Diana: Because it tends to actually perpetuate normativity and I recognise that. But I think that to me, the Harry Potter canon has been so deeply influenced by the fandom or the fanon. that J. K. Rowling’s original works don’t necessarily have the same significance to me as some other original works because my experience is so tied to fandom.

Parinita: Hmm.

Diana: And fandom is a vast range of creators right. Many of whom say F U to J. K. Rowling.

Parinita: Yeah.

Diana: And so the bottom line is that even though maybe I should, I just will never cast off Harry Potter [laughs]

Parinita: [laughs] No, I totally – I’m with you completely. Because like you, there’s some people like H. P. Lovecraft, for example,

Diana: Um hmm.

Parinita: After I discovered that he was terribly racist and things, I’m like yeah, I don’t think I need to read any of his works. I’m okay, I’m good. I have other stuff to read.

Diana: Right.

Parinita: So not entering into a relationship with anybody who I know stuff about. But J. K. Rowling – with Harry Potter, it played a really formative role – it had this huge role when I was growing up. I started reading the books when I was ten. And it was my solace during a really difficult childhood.

Diana: Yeah.

Parinita: So I can’t … even now as much as I don’t like J. K. Rowling, and I don’t. I’m very open about that.

Diana: Um hmm.

Parinita: But I can’t – like you said, nostalgia can be problematic. But for me, it’s so much more also tied into I think my own sense of self and my identity.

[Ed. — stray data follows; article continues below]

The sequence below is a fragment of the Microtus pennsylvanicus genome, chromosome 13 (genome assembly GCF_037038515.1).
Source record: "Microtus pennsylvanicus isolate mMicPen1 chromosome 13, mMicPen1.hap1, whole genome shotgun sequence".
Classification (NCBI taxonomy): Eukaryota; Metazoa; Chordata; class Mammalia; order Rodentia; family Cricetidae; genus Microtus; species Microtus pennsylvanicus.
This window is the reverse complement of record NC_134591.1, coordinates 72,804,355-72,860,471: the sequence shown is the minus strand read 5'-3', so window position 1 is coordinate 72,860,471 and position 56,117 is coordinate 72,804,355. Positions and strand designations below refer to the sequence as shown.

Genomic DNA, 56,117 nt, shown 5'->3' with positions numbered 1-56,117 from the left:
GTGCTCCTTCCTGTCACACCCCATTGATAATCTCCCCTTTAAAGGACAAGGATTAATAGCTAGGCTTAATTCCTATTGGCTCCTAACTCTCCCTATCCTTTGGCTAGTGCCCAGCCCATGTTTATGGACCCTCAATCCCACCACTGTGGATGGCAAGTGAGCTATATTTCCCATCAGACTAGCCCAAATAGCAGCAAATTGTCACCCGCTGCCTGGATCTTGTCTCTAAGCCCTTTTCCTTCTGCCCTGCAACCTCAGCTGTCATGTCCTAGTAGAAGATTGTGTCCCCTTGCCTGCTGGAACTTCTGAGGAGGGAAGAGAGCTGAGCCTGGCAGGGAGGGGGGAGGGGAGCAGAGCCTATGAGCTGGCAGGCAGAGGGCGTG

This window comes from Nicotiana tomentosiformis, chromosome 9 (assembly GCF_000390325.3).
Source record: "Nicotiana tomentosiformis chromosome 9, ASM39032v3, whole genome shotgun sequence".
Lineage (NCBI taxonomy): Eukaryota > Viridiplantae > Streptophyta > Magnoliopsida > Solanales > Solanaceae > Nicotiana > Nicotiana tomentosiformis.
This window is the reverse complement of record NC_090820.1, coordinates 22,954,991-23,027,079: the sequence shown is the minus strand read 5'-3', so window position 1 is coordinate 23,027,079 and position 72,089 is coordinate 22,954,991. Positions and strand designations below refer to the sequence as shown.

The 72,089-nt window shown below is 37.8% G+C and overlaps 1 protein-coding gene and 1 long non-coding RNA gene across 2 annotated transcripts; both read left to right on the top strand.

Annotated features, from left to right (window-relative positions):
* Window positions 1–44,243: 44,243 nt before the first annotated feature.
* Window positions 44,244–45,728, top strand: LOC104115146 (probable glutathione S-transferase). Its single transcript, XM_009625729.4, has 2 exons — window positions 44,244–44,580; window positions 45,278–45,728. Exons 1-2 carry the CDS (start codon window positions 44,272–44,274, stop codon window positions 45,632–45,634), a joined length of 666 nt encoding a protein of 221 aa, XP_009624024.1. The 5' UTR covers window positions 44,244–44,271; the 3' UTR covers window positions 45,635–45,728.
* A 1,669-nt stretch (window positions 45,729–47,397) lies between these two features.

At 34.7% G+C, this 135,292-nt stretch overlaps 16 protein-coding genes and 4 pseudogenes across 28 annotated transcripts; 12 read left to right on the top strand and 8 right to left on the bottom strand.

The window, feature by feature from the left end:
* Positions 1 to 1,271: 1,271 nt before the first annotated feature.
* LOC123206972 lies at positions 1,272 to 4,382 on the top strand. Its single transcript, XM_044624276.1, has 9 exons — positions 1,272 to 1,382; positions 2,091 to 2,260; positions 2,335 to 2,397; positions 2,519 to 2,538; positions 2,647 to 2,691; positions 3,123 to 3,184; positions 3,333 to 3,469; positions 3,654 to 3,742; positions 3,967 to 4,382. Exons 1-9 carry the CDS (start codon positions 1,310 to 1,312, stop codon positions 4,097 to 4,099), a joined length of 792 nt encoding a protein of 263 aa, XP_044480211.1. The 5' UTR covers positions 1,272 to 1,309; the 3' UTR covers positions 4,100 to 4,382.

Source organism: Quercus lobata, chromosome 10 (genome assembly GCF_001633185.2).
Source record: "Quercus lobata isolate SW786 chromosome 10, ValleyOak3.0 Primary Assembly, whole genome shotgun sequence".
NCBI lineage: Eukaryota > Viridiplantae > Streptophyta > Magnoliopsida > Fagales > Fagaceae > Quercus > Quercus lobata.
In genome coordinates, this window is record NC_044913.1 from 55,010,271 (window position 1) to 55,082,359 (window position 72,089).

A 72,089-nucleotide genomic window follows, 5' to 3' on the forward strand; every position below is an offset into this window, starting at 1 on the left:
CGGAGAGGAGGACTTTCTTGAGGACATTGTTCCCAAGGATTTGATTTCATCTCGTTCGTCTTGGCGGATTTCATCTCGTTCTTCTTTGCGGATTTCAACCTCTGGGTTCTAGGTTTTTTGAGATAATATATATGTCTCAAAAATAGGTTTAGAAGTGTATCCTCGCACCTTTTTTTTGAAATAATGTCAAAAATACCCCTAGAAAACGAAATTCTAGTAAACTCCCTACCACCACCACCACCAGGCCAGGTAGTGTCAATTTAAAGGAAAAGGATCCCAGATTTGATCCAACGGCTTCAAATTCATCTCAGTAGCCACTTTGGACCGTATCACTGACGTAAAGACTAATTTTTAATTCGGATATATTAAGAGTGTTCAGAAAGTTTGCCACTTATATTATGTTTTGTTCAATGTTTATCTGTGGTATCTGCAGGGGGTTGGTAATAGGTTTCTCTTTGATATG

Diana: Yes!

Parinita: And everything.

Diana: Absolutely.

Parinita: And fandom as well. What I’ve found in fandom.

Diana: Yes.

Parinita: That in that specific case, I can divorce the creator. But I really like what some fans are doing. So The Gayly Prophet is this queer Harry Potter fan podcast.

Diana: Um hmm.

Parinita: And the hosts had appeared on this other podcast that I listen to called #WizardTeam after Rowling’s TERFy tweet.

Diana: Okay.

Rowling’s transphobic tweet

Parinita: And in response to her tweet, they said that they were going to be divorcing the series from Rowling by choosing to actively create a community which queers the series more.

Diana: Yeah.

Parinita: And they call it the #MakeHarryPotterEvenGayer2020 campaign.

Diana: [laughs]

Parinita: [laughs] And they want to leave Rowling behind and not give her any more money, so they refuse to buy official merchandise; they’re only going to buy stuff on Etsy and things that fans create. And they’re also collecting queer and trans specific Harry Potter fan works and, what they call, “angrily reclaiming our space in the fandom” Because for them, the community has played such a huge role. They’ve found so much in the community.

Diana: Yeah.

Parinita: And their podcast, in turn, from what they mentioned, has created this space for queer fans to figure out their identities, become more comfortable, find a space for others like them

Diana: Yeah.